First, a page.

Apios americanaWe're all feeling the heat this summer. Civilization is overstepping it's boundaries and the environment is pushing back. Welcome to Heat Island! Areas with lower concentrations of vegetation have higher amounts of reflected heat from concrete, asphalt, and Boho shades. In today's age of fleeing and surrendering natural resources what is a neo-hippie to do? Plant bombs!

No, seriously. The decreasing ratio of greenbelt to urban sprawl leaves little alternative to reclaiming territory for native species. This is the definitive guide to "Seed Bombs" and making the most of your guerilla germination experience.

First and foremost seeds must be chosen and collected for ammunition. It is of utmost importance that the seeds you select for the grenades are native to your area and benefit the local ecology rather than override it. For US residents the website is the ultimate resource. The advanced search form allows you to specify:

  1. US Plants or Worldwide (Only US/NA Plants)
  2. County Distribution (Your County)
  3. Image Gallery (Only with Images)
  4. Propagated by Seed (Yes)
  5. Fruit/Seed Period Begin (The Current Season)
Click the radio boxes at the end of each filter to "Display in Report" to assure each plant reaches your specified requirements (most importantly nativity). Further narrowing of the results can be done through the other available variables such as taxonomy, morphology, and sustainability. The reasoning to restricting the search to entries with photos is to give yourself some visual reference in respect to the native plants that still actually exist in your area. Look for a species that you recognize as being available. Finding native species doesn't do much good without access to said species. A search for my county this season returns a list of about 120, and the most visually recognizable to me is Acacia longifolia. It is not a noxious weed and seems to grow quickly and adapts to a variety of cultural conditions; this is a suitable plant for bombing. Now for boot camp.

There are a few sources on the science of assembly, but none of them are very wholistic and some (the second link) suggest building the bomb inside a discarded christmas ornament or water balloon. This is a good idea in theory but i'm afraid in practice it would be counterproductive. The requirements for a seed bomb are minimal: seeds, soil, nutrients, and moisture. Ideally the bomb shouldn't include any materials that aren't organic/readily biodegradable.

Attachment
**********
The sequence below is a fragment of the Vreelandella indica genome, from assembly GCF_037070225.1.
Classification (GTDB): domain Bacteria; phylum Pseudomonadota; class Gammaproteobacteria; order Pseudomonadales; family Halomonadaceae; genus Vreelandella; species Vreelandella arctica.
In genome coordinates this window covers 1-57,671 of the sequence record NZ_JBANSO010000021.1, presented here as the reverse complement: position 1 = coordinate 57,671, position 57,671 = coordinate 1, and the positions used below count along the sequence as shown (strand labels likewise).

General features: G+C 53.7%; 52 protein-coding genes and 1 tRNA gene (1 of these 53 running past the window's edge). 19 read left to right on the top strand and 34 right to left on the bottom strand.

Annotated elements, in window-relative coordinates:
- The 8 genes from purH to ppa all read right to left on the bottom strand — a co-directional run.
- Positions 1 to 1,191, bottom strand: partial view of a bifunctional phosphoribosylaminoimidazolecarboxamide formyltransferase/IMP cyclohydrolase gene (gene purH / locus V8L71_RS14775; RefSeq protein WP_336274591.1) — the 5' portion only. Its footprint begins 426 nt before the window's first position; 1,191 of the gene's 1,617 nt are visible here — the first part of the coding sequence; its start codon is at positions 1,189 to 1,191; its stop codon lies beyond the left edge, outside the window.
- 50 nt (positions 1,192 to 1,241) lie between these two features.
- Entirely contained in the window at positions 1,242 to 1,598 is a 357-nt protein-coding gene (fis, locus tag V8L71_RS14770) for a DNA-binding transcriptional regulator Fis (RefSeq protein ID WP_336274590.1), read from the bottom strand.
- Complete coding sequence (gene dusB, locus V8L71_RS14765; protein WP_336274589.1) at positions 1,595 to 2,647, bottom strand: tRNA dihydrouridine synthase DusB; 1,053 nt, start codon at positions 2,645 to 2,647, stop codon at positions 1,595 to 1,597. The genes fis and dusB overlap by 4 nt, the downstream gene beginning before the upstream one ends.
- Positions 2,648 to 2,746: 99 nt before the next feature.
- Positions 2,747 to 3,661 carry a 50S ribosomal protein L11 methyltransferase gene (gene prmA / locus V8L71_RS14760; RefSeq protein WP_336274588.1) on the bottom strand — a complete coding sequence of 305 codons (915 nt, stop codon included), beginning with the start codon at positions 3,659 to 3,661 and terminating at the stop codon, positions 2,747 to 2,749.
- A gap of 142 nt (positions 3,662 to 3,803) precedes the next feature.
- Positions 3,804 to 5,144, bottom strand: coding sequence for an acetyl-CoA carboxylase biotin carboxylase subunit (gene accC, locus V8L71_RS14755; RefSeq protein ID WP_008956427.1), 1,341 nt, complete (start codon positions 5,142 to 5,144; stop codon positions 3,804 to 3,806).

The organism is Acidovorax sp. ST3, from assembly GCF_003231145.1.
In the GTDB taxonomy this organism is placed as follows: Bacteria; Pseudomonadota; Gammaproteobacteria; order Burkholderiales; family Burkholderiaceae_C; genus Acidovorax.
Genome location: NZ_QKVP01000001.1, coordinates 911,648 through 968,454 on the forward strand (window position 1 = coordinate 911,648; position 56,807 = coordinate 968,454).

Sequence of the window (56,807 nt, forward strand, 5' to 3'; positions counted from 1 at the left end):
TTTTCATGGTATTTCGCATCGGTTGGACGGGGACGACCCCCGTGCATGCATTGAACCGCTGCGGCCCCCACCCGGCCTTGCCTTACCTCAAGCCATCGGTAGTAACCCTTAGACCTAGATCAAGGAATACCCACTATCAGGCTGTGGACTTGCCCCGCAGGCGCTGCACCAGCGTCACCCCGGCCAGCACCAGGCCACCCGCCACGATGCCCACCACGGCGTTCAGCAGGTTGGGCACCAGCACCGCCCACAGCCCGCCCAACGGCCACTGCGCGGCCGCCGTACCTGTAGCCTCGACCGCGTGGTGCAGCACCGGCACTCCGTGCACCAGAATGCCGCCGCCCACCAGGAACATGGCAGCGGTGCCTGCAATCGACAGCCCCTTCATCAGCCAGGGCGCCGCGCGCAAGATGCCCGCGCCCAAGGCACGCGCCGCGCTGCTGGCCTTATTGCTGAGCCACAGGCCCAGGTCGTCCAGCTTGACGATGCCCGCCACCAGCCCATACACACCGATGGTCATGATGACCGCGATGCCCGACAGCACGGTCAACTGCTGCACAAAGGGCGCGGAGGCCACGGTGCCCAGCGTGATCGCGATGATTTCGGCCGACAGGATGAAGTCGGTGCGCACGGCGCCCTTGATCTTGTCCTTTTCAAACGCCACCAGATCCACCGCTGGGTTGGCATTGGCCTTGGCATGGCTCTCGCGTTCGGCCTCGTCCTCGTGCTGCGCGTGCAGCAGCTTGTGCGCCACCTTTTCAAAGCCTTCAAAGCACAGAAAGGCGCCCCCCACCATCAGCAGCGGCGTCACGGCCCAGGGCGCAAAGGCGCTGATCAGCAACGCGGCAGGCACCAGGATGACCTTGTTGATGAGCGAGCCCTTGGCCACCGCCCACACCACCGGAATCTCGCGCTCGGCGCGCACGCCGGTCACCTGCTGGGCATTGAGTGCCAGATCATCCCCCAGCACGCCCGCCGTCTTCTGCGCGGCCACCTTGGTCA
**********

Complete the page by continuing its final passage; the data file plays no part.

I begin by wetting a mixture of vermiculite, time-release fertilizer, fine peat moss and three or four of the selected seeds. Turn the mixture until it is wet and moldable; you may have to squeeze out some water if you added too much. Encase palm-sized lumps of this in denser, clay-based soil and make a sort of shell to hold the contents together at the point of impact. You can pad the outside of the bombs with straw or large leaves to increase their cohesiveness but it's not totally necessary. Your seed bomb may vary in ratios and materials (compost instead of fertilizer, native soil instead of vermiculite and peat moss, etc.) but the principles remain the same.

Finally, you need to scout an area to bomb. Target areas include empty lots, easements that are arid and unplanted, neighbors with nothing but Home Depot annuals and expansive lawns that they water 4 times a day; anywhere that the sprouted seeds are likely to go undisturbed and won't dry out too quickly before germinating. The advantage of using native plants is many are very drought tolerant once established in their intended environment and won't require additional tending by you (or anyone for that matter).

Viva la Revolucion!

Thursday, August 3

Blooming Today 1

Aristolochia fimbriata
Aristolochia fimbriata - A strange looking Dutchman's Pipe that serves as a host plant for the Pipevine Swallowtail. It relies on small flies to pollinate the intricate (and foul smelling) blossoms. Commonly known as Birthwort due to its vague resemblance to a curled fetus in the womb..

Huernia schneideriana
Huernia schneideriana - Often hidden under serpentine vegetation the Red Dragon Flower is relatively small but packs a punch. The faint smell of rotting flesh helps attracts flies to the leathery blooms.

Nepenthes alata

Nepenthes alata 3
Nepenthes alata - The Winged Pitcher Plant may not be malodorous, but it sure collects flies. Small fruit gnats and some smaller moths stumble onto the slippery labia and slide into the digestive soup. Georgia O'Keefe would be proud.

Finally, but not in my garden, is the Rafflesia sp. unfurling its meaty petals. It is the largest single bloom ever recorded and lures flies and other fetid rainforest fauna with its hairy goodness. Aeon Flux anyone?

Wednesday, August 2

Gorey Details

The wry cartoon shown here was posted on Harpers earlier last month and has been a topic of heated debate among me and compatriots.

Al may mean well, but as usual Harpers cuts to the bone. What alternative is there to alternative (corn) energy? Journey to Forever provides a rather exhaustive amount of information concerning biodiesel and its production and corn oil is most definitely not at the top of their list.

The most generously yielding oilseeds include the Oil Palm (Elaeis guineensis) and a few of the greasier landscape trees. Interestingly enough the first non-arborescent perennial on the list is Jatropha curmas, a Caribbean hedgerow shrub with 10 times the oil producing capability of the illustrious corncob. A review by Purdue U summarizes the cultural and ethnobotanical uses for this sustainable crop, including the cure for cancer!

Simmondsia chinensis is the plant from which Jojoba oil comes, and yields are considerably greater than that of corn. It is a California/Mexico native shrub and the oil produced is a rare straight chain ester (with comparatively low iodine value) making it extremely viable as biodiesel component. Somehow it's saving the whales, too.

Of course, any monoculture is not sustainable and is ecologically unsound and harmful. Thats another story, though.